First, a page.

In Brief: On the American Dream

In retrospect, I realize that my last entry, a brief reflection of There Will Be Blood (2007), was a little hard on the American Dream. Well, it was meant to be. Paul Thomas Anderson’s film came out at a good time, just when the corporate greed on Wall Street was coming to a head (which the majority of Americans were completely ignorant of). We now live in a time when honesty and hard work are not all that you need to succeed in America. This is due to many reasons, including the previously-mentioned rampant greed on Wall Street, the overpricing of college education, and the exporting of jobs across American borders, just to name a few. Thus, as Daniel Plainview demonstrates, the pursuit of the American Dream is futile, and such a pursuit will in fact leave you isolated and lonely. Why? Again, let’s turn to Plainview: he alienates everyone who might get close to him because to him, wealth is more important than relationships. Unfortunately, I see this to be true in the age we’re living in: people are willing to screw over their friends and acquaintances in order to gain hold of a fortune. (Bernie Madoff is an extreme example, but one that easily comes to mind.) Whatever value we used to place in the American Dream has been displaced by greed. I count myself lucky to never have embarked upon that rat race.

But what There Will Be Blood — and the culture that produced it — tells us is that we need to redefine the American Dream. Perhaps instead of dreaming about being wealthy and influential, we should dream about being — I don’t know — happy and well-adjusted. The scramble for wealth in these times is a dead-end; I’m 100% convinced that unless you are particularly lucky, you won’t find financial success short of inheriting it. Thus, don’t focus on becoming wealthy; rather, focus on the steps you need to take to find happiness. (Hint: those steps should not include trips to the mall to buy stuff.) For example, I did not become a teacher because I thought it would lead me to wealth (HA!) but instead because I knew it was something I would find fulfillment doing. Now I have a wife I love, a son I adore, and a new baby on the way who I will also have a boundless adoration for. These are the things that make me happy — no amount of wealth or material possessions could replace that gratification.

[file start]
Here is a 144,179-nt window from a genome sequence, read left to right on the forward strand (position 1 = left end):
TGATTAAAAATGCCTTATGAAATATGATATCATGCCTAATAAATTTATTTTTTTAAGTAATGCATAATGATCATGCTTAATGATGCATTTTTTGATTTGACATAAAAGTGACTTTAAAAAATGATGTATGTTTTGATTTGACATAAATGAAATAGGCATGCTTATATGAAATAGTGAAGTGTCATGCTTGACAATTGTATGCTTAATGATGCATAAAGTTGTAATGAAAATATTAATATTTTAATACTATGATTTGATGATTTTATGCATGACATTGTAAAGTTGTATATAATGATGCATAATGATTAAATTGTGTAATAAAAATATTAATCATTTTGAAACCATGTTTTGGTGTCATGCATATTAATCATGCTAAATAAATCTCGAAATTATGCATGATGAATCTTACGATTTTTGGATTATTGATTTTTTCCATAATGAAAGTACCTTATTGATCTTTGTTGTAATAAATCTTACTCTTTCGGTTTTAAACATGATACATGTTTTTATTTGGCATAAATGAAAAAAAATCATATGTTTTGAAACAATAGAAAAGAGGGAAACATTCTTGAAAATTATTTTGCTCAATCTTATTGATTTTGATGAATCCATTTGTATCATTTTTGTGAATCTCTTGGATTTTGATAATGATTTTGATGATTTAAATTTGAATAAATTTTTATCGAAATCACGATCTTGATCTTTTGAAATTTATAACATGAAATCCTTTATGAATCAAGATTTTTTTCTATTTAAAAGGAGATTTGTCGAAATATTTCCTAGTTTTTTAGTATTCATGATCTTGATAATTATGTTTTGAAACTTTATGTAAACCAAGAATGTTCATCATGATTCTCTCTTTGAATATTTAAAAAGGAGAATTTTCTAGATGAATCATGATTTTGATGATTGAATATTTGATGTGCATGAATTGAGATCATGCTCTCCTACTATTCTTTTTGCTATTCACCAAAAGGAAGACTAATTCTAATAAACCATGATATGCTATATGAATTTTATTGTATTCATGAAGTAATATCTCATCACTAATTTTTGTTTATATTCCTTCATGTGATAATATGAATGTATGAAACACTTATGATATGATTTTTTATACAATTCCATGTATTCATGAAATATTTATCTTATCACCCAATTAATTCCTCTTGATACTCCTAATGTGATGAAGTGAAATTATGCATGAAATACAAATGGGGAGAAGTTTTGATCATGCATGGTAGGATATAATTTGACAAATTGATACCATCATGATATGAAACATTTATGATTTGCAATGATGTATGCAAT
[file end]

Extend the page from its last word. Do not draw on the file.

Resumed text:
Thus, instead of focusing on fattening your bank account, focus on developing relationships with the people in your life that make you happy. Daniel Plainview doesn’t do this in There Will Be Blood, and thus we see him at the end alone and crumpled up on the floor, declaring, “I am finished.” When I am finished, I hope to look back on my life and see memories of the people whose lives I’ve touched and benefited in some way, of the people who I have loved and was loved by. How tragic it would be to be on your death-bed and realize that all you’ve accomplished in life is the pursuit of material wealth — a pursuit you may not have even been able to complete. Thus, as the great thinkers and artists have been telling us for millennia, in the end it is the people in your life that matter, not your “stuff.”

Now, go hug somebody.


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